As you can see from these images the unaltered 1 Megapixel camera pictures hold up well for on screen viewing and printing up to 5x7, and even 8x10 if you aren't scrutinizing the picture.  In reality, I can print higher quality 8x10 pictures by maintaining the 175dpi resolution and changing the dimensions of the picture to 8"x10.667" and allowing the software to do some thinking for me.  If I allow it to, the photo editing software will fill in the pixel gaps that are created with "Bi Cubic Interpolation", so effectively the software figures out what a pixel would would look like between 2 other available pixels, fills in the gaps and reduces the jagged edges.  The resulting picture is (8"x10.667" @ 175dpi = 1400x1867) effectively creating a 2.6 Megapixel image from your 1 Megapixel camera images.  Although these images aren't quite as good as a true 2.6 Megapixel camera, it might be good enough for what you are trying to do.  This works as long as you don't try to stretch the picture too far, an 11"x17" would definitely not look good.

If you are going to be professional and try to blow up images to 11x17, then you would need to buy a camera around 6 MegaPixels in order to reproduce the quality and grain size of 35mm film.

Now that you know how much resolution you want for good pictures, find out how much that is going to cost you in number of pictures a camera can hold, disk storage and computer performance.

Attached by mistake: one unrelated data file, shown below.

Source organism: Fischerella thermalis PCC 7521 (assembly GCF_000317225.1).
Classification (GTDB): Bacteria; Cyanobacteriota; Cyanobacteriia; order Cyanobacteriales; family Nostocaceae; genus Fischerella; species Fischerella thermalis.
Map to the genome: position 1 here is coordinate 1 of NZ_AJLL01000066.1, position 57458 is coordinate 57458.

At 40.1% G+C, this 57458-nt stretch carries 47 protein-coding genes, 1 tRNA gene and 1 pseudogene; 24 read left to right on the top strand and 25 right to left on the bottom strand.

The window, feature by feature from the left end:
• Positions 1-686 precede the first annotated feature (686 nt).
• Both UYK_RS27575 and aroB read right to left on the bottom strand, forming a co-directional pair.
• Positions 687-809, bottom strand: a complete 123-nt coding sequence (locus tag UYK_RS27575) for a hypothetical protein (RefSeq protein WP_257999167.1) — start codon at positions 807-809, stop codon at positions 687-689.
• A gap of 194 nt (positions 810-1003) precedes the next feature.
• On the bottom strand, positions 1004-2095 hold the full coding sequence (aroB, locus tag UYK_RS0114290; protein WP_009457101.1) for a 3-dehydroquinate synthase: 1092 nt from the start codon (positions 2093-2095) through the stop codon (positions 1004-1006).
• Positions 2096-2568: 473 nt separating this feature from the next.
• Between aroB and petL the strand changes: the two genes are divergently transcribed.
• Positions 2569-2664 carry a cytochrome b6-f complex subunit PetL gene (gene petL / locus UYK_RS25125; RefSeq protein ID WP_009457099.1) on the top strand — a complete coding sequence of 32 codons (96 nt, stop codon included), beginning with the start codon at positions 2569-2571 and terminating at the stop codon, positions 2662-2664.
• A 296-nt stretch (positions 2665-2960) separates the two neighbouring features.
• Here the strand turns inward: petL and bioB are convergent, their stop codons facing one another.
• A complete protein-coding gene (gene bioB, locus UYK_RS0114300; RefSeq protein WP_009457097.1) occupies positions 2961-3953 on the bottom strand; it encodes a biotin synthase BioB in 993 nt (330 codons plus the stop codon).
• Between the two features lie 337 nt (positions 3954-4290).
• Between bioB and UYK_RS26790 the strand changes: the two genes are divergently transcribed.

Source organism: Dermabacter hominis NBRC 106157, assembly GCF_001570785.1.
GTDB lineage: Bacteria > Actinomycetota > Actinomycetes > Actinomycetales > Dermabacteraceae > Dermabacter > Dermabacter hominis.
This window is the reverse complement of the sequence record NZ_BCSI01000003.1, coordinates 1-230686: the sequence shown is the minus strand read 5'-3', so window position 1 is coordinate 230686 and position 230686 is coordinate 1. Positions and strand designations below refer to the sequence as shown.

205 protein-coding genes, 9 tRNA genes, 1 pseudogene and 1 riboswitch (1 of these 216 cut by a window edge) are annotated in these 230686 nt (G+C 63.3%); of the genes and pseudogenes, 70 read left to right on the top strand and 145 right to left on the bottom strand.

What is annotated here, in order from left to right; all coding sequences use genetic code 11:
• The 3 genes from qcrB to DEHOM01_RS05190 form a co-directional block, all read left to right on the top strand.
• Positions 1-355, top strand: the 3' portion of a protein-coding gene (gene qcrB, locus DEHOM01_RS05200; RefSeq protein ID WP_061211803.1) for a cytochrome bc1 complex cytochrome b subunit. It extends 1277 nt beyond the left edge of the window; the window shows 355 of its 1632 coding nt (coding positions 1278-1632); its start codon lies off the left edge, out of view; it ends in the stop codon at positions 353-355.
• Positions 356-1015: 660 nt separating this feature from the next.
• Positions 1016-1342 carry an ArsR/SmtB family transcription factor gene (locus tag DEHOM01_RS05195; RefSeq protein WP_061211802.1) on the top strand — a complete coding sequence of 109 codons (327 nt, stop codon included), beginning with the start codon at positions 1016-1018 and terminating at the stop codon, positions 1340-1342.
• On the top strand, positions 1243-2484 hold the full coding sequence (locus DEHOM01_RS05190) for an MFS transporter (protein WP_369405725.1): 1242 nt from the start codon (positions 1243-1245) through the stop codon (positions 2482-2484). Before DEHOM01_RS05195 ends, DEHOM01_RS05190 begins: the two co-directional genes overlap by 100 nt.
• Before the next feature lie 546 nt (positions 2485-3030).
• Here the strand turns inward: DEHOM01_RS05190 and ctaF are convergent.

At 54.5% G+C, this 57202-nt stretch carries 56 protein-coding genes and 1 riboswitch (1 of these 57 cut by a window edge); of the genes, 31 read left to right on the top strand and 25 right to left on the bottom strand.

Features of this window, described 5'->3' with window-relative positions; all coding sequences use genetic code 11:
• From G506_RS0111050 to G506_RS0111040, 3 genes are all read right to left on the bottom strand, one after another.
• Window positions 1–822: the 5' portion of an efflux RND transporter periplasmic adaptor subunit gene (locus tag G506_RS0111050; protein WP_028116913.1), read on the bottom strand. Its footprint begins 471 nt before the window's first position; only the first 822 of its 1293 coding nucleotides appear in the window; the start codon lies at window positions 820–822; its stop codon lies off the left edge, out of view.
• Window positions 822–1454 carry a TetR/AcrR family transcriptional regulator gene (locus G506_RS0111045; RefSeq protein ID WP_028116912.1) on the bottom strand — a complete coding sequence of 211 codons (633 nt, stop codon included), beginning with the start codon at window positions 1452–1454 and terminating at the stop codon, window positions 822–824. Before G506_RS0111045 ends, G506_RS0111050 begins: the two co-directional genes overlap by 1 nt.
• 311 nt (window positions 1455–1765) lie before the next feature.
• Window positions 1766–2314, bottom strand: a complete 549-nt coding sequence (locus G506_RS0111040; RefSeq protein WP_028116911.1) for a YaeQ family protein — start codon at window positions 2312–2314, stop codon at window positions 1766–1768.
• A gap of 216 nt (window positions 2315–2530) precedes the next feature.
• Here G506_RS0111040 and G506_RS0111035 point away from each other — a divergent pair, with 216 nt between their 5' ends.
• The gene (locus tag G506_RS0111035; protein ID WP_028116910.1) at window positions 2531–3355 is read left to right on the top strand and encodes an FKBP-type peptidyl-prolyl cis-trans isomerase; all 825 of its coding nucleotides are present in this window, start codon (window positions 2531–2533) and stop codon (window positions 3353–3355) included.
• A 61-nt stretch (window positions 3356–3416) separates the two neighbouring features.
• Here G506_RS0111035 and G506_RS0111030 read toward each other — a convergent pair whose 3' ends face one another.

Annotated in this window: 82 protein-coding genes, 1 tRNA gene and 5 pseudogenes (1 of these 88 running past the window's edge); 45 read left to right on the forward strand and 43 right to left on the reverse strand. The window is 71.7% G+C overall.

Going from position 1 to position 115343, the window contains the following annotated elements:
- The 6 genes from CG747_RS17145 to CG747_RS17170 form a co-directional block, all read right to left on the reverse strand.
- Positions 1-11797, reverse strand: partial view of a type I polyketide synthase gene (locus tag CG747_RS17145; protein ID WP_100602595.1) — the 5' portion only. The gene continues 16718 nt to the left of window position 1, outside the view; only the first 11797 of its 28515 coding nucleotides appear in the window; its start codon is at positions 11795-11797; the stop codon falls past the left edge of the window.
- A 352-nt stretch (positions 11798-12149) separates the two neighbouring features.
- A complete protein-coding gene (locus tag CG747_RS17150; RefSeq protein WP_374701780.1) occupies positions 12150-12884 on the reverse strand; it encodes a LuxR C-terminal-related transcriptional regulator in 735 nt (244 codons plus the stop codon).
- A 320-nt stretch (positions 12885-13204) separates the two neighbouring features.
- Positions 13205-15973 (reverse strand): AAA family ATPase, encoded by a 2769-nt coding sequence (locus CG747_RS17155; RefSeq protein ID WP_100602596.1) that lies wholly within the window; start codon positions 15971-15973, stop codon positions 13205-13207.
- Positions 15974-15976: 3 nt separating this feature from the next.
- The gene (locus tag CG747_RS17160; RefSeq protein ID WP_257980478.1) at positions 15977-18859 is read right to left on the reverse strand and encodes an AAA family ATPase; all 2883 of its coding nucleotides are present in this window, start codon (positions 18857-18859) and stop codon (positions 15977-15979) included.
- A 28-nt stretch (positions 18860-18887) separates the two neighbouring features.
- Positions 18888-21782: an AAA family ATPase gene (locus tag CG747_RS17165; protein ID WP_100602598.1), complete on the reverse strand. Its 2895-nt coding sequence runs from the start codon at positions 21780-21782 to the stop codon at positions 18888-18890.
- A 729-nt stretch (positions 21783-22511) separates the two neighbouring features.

If you didn't read the section on the differences in creating and editing pictures for screen viewing and printing, you can read that now.

If you didn't read the section on the limits of your vision (Visual Acuity) and how that relates to digital images, you can read that now.


If you have any questions please feel free to email me at: johnatblahadotnet.

Check ebay's "Business Graphics" section for low cost auctions of imaging software

Check ebay's "Desktop Publishing" section for low cost auctions of imaging software

Check ebay's "Digital Camera & Accessories" section for low cost auctions of Digital Cameras & accessories



Links to more information on Digital imaging:

The imaging resource

ZDnet: Digital Cameras a beginner's guide

High resolution digital Image Gallery

How many pixels in a digital image?

Digital or 35mm